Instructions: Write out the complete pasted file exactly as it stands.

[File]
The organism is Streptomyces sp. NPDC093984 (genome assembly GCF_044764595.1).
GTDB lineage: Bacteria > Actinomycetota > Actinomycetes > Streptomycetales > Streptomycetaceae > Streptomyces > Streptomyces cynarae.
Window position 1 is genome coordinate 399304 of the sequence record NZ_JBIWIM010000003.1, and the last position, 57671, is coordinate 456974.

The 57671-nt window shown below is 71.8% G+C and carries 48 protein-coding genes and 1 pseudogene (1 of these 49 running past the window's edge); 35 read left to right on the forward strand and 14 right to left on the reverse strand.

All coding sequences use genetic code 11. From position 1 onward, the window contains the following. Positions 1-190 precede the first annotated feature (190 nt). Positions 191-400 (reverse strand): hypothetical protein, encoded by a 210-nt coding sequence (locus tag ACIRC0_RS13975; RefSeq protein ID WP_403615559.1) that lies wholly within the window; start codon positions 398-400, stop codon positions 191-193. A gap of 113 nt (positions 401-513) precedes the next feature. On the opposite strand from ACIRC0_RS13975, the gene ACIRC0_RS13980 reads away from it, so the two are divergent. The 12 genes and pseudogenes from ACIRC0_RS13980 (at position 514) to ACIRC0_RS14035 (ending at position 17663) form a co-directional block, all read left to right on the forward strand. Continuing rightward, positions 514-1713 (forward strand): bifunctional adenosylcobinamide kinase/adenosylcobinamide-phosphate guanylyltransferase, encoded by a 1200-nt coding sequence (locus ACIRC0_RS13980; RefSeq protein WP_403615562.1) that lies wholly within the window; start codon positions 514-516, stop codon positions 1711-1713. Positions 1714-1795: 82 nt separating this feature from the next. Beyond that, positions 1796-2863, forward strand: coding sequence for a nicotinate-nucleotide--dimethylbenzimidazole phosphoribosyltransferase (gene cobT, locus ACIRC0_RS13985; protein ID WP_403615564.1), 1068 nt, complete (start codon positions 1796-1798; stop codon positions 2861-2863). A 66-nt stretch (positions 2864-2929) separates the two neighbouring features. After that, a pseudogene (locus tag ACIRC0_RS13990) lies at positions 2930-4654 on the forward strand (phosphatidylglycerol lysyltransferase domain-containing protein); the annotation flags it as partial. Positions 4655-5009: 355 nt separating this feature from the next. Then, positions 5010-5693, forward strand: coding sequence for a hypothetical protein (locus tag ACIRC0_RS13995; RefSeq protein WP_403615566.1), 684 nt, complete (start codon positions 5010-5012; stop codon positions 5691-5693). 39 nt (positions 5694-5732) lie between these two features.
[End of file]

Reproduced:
The organism is Streptomyces sp. NPDC093984 (genome assembly GCF_044764595.1).
GTDB lineage: Bacteria > Actinomycetota > Actinomycetes > Streptomycetales > Streptomycetaceae > Streptomyces > Streptomyces cynarae.
Window position 1 is genome coordinate 399304 of the sequence record NZ_JBIWIM010000003.1, and the last position, 57671, is coordinate 456974.

The 57671-nt window shown below is 71.8% G+C and carries 48 protein-coding genes and 1 pseudogene (1 of these 49 running past the window's edge); 35 read left to right on the forward strand and 14 right to left on the reverse strand.

All coding sequences use genetic code 11. From position 1 onward, the window contains the following. Positions 1-190 precede the first annotated feature (190 nt). Positions 191-400 (reverse strand): hypothetical protein, encoded by a 210-nt coding sequence (locus tag ACIRC0_RS13975; RefSeq protein ID WP_403615559.1) that lies wholly within the window; start codon positions 398-400, stop codon positions 191-193. A gap of 113 nt (positions 401-513) precedes the next feature. On the opposite strand from ACIRC0_RS13975, the gene ACIRC0_RS13980 reads away from it, so the two are divergent. The 12 genes and pseudogenes from ACIRC0_RS13980 (at position 514) to ACIRC0_RS14035 (ending at position 17663) form a co-directional block, all read left to right on the forward strand. Continuing rightward, positions 514-1713 (forward strand): bifunctional adenosylcobinamide kinase/adenosylcobinamide-phosphate guanylyltransferase, encoded by a 1200-nt coding sequence (locus ACIRC0_RS13980; RefSeq protein WP_403615562.1) that lies wholly within the window; start codon positions 514-516, stop codon positions 1711-1713. Positions 1714-1795: 82 nt separating this feature from the next. Beyond that, positions 1796-2863, forward strand: coding sequence for a nicotinate-nucleotide--dimethylbenzimidazole phosphoribosyltransferase (gene cobT, locus ACIRC0_RS13985; protein ID WP_403615564.1), 1068 nt, complete (start codon positions 1796-1798; stop codon positions 2861-2863). A 66-nt stretch (positions 2864-2929) separates the two neighbouring features. After that, a pseudogene (locus tag ACIRC0_RS13990) lies at positions 2930-4654 on the forward strand (phosphatidylglycerol lysyltransferase domain-containing protein); the annotation flags it as partial. Positions 4655-5009: 355 nt separating this feature from the next. Then, positions 5010-5693, forward strand: coding sequence for a hypothetical protein (locus tag ACIRC0_RS13995; RefSeq protein WP_403615566.1), 684 nt, complete (start codon positions 5010-5012; stop codon positions 5691-5693). 39 nt (positions 5694-5732) lie between these two features.